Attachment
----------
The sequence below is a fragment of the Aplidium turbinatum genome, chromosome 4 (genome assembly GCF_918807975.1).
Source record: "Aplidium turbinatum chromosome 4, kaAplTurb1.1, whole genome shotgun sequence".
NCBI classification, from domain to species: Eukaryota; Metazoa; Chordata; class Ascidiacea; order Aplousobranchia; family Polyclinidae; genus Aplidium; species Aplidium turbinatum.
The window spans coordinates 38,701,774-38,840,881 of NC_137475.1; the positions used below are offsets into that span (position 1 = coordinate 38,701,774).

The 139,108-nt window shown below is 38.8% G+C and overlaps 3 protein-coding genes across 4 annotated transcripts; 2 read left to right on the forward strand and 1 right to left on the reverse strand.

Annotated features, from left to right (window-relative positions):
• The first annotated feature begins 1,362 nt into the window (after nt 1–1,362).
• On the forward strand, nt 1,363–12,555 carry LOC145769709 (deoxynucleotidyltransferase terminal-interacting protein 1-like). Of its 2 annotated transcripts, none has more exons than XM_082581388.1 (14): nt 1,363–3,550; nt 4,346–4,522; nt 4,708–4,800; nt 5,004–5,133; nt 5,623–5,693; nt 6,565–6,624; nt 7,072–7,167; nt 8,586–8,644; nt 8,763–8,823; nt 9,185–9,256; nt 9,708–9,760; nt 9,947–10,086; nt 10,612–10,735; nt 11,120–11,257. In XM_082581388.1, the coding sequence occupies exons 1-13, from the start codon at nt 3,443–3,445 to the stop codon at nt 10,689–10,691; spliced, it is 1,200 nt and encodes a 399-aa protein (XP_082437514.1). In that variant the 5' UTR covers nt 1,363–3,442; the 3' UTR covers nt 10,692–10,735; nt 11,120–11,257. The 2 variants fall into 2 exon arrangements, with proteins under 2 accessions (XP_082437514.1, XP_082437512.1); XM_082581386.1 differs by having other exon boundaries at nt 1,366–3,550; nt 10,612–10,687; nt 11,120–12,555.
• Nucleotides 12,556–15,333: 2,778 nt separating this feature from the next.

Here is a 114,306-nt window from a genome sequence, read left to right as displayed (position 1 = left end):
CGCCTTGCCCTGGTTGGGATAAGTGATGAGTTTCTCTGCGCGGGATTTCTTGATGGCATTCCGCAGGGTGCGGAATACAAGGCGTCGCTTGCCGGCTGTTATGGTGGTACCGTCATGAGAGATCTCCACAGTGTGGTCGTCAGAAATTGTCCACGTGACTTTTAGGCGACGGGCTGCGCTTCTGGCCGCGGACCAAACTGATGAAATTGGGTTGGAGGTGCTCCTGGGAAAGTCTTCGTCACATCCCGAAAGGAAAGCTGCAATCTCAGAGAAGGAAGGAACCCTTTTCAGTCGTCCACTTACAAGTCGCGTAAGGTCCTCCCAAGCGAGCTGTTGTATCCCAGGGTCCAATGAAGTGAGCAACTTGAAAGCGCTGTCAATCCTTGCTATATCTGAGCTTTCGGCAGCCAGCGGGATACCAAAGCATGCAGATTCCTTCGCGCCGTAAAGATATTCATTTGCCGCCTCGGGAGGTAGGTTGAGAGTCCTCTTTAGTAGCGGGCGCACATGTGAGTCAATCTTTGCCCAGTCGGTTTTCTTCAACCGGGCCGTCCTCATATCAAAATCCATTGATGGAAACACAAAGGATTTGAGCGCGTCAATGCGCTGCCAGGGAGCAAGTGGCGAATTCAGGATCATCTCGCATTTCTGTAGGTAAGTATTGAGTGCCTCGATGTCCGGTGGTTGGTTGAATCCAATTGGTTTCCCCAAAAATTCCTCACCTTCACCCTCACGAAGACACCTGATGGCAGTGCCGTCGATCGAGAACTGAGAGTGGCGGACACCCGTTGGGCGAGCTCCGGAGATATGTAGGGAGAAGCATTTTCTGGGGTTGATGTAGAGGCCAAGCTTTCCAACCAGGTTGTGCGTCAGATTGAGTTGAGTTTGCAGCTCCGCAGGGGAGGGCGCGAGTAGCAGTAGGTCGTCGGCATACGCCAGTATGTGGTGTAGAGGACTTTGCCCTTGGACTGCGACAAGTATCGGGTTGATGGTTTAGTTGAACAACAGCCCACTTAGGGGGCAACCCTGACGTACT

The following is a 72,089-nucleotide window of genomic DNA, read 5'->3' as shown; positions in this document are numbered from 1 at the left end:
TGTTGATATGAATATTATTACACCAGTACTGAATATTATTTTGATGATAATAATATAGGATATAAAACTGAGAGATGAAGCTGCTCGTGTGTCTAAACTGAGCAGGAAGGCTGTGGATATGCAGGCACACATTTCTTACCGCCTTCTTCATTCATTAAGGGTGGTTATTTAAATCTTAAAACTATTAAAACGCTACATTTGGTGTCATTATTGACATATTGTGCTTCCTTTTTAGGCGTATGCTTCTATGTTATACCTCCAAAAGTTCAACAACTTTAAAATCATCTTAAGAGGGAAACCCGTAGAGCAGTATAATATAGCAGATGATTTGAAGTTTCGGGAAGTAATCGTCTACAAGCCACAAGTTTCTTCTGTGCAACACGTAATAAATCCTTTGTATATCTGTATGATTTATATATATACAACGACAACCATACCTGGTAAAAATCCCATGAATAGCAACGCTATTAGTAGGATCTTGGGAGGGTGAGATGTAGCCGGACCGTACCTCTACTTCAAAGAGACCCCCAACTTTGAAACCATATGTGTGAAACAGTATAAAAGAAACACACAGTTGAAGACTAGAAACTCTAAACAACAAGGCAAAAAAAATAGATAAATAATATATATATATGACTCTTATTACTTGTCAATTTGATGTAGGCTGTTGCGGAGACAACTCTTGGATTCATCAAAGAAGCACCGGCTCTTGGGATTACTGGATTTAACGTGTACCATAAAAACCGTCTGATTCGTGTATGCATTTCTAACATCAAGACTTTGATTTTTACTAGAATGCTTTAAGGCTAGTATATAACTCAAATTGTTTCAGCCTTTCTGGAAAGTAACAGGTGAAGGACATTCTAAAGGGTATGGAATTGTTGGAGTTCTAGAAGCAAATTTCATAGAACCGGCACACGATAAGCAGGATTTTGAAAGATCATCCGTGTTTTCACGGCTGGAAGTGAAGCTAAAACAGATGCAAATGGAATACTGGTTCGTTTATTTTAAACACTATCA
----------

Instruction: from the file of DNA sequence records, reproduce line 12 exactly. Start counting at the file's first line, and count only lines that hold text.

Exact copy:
The following is a 72,089-nucleotide window of genomic DNA, read 5'->3' as shown; positions in this document are numbered from 1 at the left end: